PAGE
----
Dozens of concerned parents, educators and community members petitioned lawmakers Wednesday about the critical need for improved mental health and public health care statewide.
Christa Cielo participated in a nearly two-hour public commentary with other parents, highlighting her own experience caring for a child with mental health needs in an underserved situation. did.
“We recently spent 18 years trying to navigate children’s mental health care services in Las Vegas…it’s always been a fiasco and a full-time job,” Cielo told the state interim finance committee. said at a meeting of [funding] As much as possible, I would like to thank children’s mental health care services and autism services so that the children who come in today do not have to go through what my son and I had to go through.
An impassioned plea for help preceded the commission’s approval of a major investment in health care resources and services statewide. This includes his $171 million in public health and more than $45 million in a range of mental health services, including funding mobile crisis response teams. A new children’s behavioral health authority and home services for young people with intensive needs.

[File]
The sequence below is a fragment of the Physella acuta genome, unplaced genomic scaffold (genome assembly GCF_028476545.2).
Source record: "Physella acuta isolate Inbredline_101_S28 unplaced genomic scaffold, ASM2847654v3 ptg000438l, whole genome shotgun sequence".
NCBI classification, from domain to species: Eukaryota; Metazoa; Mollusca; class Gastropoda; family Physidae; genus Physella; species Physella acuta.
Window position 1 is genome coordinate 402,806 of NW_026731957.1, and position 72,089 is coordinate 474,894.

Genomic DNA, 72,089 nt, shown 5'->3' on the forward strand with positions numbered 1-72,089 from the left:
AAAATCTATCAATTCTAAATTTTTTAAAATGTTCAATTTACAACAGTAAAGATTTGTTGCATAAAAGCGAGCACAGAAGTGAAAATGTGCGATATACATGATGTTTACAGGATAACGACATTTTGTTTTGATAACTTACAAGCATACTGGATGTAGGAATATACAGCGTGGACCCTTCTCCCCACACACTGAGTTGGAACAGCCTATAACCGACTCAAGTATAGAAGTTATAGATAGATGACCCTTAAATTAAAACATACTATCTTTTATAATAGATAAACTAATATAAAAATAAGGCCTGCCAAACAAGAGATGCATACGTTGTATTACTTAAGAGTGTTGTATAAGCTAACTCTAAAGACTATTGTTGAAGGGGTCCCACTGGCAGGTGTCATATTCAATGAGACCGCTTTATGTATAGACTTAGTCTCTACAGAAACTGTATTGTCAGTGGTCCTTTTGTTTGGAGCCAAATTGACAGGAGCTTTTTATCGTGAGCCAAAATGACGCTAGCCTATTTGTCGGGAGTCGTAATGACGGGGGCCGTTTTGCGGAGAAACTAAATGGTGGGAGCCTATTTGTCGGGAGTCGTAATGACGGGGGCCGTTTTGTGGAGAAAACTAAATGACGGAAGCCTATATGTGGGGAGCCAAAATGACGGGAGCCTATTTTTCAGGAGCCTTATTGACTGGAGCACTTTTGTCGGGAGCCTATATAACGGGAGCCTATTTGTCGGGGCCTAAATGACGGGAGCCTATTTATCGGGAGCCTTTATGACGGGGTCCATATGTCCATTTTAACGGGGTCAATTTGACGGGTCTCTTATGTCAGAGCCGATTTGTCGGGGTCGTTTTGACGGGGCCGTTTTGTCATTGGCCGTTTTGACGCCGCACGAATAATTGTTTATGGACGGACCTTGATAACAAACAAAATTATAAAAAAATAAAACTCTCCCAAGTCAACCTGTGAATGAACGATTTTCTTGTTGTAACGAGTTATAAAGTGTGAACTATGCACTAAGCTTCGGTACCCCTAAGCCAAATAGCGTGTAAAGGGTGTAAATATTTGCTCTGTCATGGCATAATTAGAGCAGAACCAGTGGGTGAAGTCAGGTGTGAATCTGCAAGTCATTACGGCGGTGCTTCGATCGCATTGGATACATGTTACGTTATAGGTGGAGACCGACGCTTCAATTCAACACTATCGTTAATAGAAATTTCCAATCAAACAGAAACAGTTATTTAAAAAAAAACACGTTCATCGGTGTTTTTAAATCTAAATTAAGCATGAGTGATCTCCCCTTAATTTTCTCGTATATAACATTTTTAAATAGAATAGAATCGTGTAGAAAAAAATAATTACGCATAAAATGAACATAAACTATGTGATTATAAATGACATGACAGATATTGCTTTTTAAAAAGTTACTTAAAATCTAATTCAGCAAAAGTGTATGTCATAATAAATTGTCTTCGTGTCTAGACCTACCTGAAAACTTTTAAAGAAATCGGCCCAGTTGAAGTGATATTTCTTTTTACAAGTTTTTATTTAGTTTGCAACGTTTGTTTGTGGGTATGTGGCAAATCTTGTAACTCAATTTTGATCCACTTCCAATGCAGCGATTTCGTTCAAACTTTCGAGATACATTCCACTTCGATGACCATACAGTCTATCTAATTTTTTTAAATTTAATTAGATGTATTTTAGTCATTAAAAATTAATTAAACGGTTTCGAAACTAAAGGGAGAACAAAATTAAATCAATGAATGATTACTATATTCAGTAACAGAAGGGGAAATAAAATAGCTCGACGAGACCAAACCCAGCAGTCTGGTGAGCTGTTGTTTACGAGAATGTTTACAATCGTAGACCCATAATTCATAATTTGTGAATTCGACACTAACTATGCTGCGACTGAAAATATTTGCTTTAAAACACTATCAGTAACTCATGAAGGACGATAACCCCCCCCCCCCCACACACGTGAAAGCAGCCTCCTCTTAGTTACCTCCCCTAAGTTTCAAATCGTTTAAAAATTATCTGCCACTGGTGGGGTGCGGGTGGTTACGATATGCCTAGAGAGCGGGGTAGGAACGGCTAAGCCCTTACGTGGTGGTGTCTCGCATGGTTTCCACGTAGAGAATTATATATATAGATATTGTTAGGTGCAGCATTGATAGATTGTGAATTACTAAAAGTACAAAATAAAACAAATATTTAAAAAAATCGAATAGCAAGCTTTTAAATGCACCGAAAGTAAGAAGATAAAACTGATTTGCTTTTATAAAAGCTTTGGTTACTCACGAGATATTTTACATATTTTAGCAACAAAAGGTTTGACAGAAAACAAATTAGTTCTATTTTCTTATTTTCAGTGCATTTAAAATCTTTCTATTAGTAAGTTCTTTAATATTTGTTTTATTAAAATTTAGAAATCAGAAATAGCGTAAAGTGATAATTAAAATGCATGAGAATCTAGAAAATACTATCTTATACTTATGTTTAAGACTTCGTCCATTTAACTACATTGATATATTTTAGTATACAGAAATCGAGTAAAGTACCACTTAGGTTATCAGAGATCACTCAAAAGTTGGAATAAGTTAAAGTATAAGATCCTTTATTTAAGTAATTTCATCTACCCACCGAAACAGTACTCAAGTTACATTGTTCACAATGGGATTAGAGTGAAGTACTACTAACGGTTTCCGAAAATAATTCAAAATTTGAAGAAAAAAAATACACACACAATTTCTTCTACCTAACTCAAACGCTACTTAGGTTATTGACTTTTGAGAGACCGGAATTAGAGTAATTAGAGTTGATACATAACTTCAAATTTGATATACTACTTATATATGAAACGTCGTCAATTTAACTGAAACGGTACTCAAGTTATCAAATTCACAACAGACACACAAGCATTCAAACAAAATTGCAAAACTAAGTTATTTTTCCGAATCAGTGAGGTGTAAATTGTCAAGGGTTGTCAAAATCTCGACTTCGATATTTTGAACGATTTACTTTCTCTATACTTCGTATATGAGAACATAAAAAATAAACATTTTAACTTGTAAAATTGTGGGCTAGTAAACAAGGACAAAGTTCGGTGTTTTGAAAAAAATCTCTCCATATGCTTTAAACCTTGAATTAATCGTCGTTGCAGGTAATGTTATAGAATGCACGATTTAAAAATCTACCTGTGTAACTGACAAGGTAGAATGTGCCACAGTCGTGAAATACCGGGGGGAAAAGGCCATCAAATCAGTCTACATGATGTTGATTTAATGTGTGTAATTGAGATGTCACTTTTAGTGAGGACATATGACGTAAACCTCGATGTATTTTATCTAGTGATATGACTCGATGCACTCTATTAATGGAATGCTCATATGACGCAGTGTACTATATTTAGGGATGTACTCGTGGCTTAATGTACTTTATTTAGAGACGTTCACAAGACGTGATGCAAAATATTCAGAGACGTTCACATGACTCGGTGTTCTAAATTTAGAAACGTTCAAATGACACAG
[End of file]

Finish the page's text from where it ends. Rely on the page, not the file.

Those dollars came from the American Rescue Plan, which brought Nevada $2.7 billion in flexible state aid after it passed in March 2021. Funds in describing past approved expenditures and plans for certain future allocations.
Gov. Steve Sisolak described the approved assignment as “important and historic,” and lawmakers praised the array of support for children’s mental health services.
“We may be able to do one or two of these things in one session … but we will never do it this way,” said Rep. Teresa Benitez Thompson, D-Reno) said, “It’s kind of like a gift in a way, because I’ve never been able to work like this before.”